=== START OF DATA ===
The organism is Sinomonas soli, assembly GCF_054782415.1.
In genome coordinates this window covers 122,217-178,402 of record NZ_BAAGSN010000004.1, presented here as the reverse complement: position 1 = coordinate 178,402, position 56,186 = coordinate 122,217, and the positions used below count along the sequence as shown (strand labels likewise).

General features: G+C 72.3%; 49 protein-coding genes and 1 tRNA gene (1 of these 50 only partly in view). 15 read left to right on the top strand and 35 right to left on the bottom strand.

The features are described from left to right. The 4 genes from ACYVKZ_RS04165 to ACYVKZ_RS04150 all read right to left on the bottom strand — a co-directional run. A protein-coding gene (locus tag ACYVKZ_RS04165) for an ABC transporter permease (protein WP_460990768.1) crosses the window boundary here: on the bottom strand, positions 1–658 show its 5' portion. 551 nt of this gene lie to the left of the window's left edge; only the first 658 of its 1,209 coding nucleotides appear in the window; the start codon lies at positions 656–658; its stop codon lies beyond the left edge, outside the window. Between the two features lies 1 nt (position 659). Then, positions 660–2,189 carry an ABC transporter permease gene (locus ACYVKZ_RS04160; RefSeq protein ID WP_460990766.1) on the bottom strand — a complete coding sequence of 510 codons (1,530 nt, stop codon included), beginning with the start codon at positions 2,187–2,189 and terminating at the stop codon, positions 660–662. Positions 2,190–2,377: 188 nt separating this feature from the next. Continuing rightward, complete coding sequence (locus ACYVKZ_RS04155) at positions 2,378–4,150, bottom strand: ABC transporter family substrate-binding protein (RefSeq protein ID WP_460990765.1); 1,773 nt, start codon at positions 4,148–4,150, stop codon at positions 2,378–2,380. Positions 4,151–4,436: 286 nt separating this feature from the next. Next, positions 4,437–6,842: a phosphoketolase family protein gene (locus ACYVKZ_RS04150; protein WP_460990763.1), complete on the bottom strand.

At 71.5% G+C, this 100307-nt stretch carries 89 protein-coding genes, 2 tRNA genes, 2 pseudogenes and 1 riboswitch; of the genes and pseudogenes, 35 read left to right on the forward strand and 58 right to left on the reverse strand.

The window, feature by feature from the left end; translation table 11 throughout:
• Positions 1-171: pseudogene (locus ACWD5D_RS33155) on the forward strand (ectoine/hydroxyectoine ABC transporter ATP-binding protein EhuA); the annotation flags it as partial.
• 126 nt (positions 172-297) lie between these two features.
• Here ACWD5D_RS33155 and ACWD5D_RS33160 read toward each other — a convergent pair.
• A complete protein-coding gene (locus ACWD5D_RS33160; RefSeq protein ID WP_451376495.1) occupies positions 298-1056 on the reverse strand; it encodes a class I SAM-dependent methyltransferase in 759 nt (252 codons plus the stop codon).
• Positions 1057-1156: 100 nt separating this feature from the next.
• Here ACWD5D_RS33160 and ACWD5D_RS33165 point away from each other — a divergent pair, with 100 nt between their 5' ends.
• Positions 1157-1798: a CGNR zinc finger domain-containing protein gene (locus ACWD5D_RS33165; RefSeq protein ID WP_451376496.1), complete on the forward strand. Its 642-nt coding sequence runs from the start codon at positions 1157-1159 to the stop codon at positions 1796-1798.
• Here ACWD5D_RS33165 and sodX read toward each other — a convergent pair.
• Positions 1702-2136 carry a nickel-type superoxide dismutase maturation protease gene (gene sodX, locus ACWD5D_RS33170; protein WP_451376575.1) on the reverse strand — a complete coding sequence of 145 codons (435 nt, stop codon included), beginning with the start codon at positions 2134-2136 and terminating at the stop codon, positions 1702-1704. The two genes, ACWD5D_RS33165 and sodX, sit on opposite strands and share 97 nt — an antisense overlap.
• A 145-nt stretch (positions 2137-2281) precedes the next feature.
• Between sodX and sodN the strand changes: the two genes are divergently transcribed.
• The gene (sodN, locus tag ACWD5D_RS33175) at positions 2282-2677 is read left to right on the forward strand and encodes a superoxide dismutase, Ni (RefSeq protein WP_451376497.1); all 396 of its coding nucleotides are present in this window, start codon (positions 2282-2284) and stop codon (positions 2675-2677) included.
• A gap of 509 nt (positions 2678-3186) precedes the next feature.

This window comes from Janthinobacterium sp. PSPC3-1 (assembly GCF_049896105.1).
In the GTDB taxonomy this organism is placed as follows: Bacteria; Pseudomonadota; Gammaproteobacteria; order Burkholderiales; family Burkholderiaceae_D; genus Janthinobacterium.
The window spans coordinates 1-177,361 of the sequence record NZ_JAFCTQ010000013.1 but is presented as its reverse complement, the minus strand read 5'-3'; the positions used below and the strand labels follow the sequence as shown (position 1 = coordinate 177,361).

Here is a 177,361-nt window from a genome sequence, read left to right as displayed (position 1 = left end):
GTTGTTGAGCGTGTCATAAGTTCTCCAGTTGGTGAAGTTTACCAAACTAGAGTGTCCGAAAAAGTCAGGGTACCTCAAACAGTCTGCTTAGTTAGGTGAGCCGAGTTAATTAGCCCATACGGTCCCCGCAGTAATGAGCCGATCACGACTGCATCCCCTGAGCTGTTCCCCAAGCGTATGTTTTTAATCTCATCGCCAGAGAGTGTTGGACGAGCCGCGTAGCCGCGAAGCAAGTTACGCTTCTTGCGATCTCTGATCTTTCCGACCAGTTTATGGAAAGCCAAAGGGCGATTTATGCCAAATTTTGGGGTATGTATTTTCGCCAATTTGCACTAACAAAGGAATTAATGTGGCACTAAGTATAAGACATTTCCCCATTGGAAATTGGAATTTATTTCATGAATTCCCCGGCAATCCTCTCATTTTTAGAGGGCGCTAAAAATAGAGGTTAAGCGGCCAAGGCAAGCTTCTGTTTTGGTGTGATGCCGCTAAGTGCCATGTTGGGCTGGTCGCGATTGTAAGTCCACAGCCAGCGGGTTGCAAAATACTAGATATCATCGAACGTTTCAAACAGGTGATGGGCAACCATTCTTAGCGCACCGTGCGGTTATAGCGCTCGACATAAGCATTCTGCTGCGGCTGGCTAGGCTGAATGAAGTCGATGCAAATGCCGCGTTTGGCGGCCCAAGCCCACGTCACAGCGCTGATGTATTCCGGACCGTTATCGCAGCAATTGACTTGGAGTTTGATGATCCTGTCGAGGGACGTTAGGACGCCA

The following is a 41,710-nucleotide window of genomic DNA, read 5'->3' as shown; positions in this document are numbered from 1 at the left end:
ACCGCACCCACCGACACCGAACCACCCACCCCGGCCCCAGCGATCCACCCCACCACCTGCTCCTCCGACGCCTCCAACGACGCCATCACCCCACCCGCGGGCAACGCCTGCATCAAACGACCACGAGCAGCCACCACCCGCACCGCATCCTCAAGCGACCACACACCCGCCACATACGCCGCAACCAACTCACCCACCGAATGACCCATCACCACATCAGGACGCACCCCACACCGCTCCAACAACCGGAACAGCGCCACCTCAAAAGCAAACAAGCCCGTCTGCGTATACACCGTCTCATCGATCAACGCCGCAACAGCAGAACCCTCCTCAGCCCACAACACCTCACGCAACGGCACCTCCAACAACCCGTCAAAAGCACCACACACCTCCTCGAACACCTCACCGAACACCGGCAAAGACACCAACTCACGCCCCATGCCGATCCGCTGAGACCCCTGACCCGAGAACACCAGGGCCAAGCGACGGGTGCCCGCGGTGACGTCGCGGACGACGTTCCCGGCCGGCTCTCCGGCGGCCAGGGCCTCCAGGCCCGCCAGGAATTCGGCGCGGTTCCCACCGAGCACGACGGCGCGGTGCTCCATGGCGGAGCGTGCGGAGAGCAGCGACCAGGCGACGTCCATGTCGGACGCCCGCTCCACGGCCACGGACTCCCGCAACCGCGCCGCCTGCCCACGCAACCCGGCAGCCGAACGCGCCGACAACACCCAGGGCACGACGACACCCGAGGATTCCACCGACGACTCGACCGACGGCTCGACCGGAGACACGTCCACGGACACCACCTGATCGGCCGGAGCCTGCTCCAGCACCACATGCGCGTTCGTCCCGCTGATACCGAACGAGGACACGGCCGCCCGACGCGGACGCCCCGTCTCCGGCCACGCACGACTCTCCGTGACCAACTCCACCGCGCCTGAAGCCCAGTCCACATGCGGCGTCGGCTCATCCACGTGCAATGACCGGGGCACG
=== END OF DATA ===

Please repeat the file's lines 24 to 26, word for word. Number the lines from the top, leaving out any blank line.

GTTGTTGAGCGTGTCATAAGTTCTCCAGTTGGTGAAGTTTACCAAACTAGAGTGTCCGAAAAAGTCAGGGTACCTCAAACAGTCTGCTTAGTTAGGTGAGCCGAGTTAATTAGCCCATACGGTCCCCGCAGTAATGAGCCGATCACGACTGCATCCCCTGAGCTGTTCCCCAAGCGTATGTTTTTAATCTCATCGCCAGAGAGTGTTGGACGAGCCGCGTAGCCGCGAAGCAAGTTACGCTTCTTGCGATCTCTGATCTTTCCGACCAGTTTATGGAAAGCCAAAGGGCGATTTATGCCAAATTTTGGGGTATGTATTTTCGCCAATTTGCACTAACAAAGGAATTAATGTGGCACTAAGTATAAGACATTTCCCCATTGGAAATTGGAATTTATTTCATGAATTCCCCGGCAATCCTCTCATTTTTAGAGGGCGCTAAAAATAGAGGTTAAGCGGCCAAGGCAAGCTTCTGTTTTGGTGTGATGCCGCTAAGTGCCATGTTGGGCTGGTCGCGATTGTAAGTCCACAGCCAGCGGGTTGCAAAATACTAGATATCATCGAACGTTTCAAACAGGTGATGGGCAACCATTCTTAGCGCACCGTGCGGTTATAGCGCTCGACATAAGCATTCTGCTGCGGCTGGCTAGGCTGAATGAAGTCGATGCAAATGCCGCGTTTGGCGGCCCAAGCCCACGTCACAGCGCTGATGTATTCCGGACCGTTATCGCAGCAATTGACTTGGAGTTTGATGATCCTGTCGAGGGACGTTAGGACGCCA

The following is a 41,710-nucleotide window of genomic DNA, read 5'->3' as shown; positions in this document are numbered from 1 at the left end:
ACCGCACCCACCGACACCGAACCACCCACCCCGGCCCCAGCGATCCACCCCACCACCTGCTCCTCCGACGCCTCCAACGACGCCATCACCCCACCCGCGGGCAACGCCTGCATCAAACGACCACGAGCAGCCACCACCCGCACCGCATCCTCAAGCGACCACACACCCGCCACATACGCCGCAACCAACTCACCCACCGAATGACCCATCACCACATCAGGACGCACCCCACACCGCTCCAACAACCGGAACAGCGCCACCTCAAAAGCAAACAAGCCCGTCTGCGTATACACCGTCTCATCGATCAACGCCGCAACAGCAGAACCCTCCTCAGCCCACAACACCTCACGCAACGGCACCTCCAACAACCCGTCAAAAGCACCACACACCTCCTCGAACACCTCACCGAACACCGGCAAAGACACCAACTCACGCCCCATGCCGATCCGCTGAGACCCCTGACCCGAGAACACCAGGGCCAAGCGACGGGTGCCCGCGGTGACGTCGCGGACGACGTTCCCGGCCGGCTCTCCGGCGGCCAGGGCCTCCAGGCCCGCCAGGAATTCGGCGCGGTTCCCACCGAGCACGACGGCGCGGTGCTCCATGGCGGAGCGTGCGGAGAGCAGCGACCAGGCGACGTCCATGTCGGACGCCCGCTCCACGGCCACGGACTCCCGCAACCGCGCCGCCTGCCCACGCAACCCGGCAGCCGAACGCGCCGACAACACCCAGGGCACGACGACACCCGAGGATTCCACCGACGACTCGACCGACGGCTCGACCGGAGACACGTCCACGGACACCACCTGATCGGCCGGAGCCTGCTCCAGCACCACATGCGCGTTCGTCCCGCTGATACCGAACGAGGACACGGCCGCCCGACGCGGACGCCCCGTCTCCGGCCACGCACGACTCTCCGTGACCAACTCCACCGCGCCTGAAGCCCAGTCCACATGCGGCGTCGGCTCATCCACGTGCAATGACCGGGGCACG